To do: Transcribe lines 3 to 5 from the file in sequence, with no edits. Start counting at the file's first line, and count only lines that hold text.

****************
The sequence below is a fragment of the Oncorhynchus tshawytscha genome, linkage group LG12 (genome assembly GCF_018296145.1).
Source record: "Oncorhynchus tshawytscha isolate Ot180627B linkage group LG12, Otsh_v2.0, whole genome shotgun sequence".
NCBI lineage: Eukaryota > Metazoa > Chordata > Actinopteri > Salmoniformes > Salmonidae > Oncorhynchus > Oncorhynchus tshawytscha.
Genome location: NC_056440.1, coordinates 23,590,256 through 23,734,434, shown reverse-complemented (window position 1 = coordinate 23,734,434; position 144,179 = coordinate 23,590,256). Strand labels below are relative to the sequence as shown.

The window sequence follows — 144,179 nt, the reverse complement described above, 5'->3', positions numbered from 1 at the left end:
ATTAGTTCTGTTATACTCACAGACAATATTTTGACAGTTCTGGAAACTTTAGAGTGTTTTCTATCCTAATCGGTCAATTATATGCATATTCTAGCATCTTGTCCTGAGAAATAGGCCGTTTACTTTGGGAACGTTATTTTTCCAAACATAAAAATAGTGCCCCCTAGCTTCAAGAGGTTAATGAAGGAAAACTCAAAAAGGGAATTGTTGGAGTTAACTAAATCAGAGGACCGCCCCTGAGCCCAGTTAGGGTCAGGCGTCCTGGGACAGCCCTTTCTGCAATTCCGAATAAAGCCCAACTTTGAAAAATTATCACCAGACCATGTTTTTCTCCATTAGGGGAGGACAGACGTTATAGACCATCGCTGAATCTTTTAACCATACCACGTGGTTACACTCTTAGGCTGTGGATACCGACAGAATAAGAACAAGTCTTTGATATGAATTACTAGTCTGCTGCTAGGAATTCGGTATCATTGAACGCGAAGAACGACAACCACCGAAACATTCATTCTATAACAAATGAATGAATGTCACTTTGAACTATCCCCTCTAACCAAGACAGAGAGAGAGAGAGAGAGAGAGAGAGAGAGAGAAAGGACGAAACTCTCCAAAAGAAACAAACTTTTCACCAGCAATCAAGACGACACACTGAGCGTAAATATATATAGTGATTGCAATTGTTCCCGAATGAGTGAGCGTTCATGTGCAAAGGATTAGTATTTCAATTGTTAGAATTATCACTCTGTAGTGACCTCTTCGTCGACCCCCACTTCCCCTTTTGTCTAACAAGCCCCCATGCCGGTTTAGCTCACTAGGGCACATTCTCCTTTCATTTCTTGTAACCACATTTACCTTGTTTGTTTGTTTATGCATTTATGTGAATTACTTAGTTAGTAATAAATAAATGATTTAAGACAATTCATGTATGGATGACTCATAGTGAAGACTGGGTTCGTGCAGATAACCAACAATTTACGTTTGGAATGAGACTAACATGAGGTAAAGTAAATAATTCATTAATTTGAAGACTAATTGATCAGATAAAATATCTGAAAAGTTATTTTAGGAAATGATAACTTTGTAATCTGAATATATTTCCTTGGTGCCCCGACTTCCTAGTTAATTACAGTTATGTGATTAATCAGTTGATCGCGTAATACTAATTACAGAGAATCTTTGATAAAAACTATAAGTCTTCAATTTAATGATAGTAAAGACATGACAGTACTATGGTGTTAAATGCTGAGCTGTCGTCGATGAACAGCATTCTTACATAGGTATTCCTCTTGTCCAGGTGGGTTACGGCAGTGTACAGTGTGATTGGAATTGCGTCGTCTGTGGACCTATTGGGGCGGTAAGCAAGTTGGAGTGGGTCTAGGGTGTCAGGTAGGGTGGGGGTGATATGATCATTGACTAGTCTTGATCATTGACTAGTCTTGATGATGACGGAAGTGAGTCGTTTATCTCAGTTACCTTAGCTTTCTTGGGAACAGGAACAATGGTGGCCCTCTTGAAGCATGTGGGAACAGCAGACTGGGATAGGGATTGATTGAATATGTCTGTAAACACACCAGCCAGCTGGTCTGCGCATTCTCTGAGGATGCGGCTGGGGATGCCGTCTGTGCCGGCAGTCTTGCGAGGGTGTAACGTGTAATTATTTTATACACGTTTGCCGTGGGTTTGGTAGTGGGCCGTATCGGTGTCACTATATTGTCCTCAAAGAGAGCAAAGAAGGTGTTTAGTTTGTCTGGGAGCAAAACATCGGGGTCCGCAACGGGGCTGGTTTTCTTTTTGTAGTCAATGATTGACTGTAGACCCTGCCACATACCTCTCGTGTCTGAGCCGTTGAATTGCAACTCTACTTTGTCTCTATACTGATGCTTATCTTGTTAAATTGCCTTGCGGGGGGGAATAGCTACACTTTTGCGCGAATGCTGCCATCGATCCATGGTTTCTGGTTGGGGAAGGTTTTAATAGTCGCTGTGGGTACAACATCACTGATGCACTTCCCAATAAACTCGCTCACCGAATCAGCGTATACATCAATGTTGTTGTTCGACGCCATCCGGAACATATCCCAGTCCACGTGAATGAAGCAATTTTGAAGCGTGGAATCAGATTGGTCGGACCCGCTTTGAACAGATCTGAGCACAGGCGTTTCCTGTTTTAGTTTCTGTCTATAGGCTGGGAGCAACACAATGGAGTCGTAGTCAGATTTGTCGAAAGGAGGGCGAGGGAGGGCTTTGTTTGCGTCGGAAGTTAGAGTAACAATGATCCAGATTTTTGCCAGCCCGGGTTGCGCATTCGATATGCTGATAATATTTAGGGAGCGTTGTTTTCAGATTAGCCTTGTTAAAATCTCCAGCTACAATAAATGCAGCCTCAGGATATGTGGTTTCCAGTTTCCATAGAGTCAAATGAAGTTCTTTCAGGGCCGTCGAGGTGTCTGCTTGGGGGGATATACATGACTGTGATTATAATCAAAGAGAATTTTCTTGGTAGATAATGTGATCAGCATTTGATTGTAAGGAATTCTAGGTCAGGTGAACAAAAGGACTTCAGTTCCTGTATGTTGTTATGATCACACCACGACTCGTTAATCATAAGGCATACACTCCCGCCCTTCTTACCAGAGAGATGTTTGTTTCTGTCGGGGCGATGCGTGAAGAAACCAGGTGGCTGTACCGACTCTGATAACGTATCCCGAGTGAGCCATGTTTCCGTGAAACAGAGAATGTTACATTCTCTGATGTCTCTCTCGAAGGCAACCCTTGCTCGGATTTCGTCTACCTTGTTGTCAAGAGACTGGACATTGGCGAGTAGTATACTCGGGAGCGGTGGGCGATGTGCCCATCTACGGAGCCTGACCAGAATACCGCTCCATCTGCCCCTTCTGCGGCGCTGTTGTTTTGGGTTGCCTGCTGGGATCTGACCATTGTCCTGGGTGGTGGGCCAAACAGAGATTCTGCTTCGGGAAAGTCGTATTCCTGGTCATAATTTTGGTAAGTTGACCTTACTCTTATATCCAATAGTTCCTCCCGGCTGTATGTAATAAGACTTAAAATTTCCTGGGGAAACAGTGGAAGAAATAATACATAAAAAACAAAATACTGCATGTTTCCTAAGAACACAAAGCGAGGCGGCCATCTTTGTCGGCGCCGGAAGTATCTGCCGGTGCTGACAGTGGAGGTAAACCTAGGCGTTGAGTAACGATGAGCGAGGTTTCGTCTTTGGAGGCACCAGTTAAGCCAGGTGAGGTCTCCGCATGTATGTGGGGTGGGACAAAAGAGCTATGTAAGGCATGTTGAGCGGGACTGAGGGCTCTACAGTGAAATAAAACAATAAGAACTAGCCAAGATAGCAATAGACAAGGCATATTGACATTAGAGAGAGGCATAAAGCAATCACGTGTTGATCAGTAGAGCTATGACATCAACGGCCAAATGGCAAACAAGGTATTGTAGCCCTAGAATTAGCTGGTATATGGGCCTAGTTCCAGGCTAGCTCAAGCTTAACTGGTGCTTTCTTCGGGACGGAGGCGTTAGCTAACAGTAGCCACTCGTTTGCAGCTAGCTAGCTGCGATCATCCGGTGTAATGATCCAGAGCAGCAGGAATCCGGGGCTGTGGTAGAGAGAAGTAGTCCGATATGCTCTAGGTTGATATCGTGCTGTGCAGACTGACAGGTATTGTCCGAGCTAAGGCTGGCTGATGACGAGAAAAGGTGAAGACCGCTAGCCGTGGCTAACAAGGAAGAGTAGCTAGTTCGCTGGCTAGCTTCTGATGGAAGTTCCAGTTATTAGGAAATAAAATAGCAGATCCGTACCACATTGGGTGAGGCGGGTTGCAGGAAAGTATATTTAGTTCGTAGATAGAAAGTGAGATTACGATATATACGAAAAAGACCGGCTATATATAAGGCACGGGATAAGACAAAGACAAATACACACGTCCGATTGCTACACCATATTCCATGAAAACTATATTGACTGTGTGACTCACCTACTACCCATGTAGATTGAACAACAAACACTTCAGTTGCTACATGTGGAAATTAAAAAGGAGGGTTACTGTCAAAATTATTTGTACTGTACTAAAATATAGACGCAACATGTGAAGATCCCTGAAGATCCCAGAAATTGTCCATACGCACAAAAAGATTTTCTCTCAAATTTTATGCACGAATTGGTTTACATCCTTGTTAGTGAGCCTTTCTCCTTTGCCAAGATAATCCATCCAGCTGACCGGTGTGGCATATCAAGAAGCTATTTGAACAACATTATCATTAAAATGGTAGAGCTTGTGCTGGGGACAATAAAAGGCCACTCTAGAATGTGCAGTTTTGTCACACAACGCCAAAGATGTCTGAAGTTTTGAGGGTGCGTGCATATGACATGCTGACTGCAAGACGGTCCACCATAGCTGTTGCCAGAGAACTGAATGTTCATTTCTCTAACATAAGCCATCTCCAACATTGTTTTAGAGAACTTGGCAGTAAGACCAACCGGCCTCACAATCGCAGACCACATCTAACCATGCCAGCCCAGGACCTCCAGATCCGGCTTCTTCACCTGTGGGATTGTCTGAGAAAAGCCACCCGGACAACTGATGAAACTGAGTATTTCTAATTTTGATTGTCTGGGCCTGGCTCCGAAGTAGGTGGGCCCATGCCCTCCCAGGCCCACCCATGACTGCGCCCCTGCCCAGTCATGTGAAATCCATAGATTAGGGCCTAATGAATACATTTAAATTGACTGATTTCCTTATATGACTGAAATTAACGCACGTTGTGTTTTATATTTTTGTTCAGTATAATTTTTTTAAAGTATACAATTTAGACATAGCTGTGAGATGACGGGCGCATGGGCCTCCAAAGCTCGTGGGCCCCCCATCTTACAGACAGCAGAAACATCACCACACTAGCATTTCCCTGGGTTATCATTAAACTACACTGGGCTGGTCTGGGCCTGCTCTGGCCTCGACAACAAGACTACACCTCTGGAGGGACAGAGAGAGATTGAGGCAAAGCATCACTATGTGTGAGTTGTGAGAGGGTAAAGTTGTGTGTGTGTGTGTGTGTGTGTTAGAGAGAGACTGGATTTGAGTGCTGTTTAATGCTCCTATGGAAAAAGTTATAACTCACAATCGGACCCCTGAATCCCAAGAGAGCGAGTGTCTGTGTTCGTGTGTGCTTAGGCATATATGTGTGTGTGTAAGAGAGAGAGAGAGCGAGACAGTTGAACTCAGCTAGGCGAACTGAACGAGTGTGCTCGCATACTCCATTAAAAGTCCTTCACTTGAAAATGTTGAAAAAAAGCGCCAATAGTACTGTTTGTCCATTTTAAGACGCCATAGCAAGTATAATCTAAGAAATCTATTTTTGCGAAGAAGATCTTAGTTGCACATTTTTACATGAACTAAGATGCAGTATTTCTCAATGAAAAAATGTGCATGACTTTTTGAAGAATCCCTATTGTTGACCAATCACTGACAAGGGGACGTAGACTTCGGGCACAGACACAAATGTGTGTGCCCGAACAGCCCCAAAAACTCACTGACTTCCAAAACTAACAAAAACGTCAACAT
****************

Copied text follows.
NCBI lineage: Eukaryota > Metazoa > Chordata > Actinopteri > Salmoniformes > Salmonidae > Oncorhynchus > Oncorhynchus tshawytscha.
Genome location: NC_056440.1, coordinates 23,590,256 through 23,734,434, shown reverse-complemented (window position 1 = coordinate 23,734,434; position 144,179 = coordinate 23,590,256). Strand labels below are relative to the sequence as shown.

The window sequence follows — 144,179 nt, the reverse complement described above, 5'->3', positions numbered from 1 at the left end: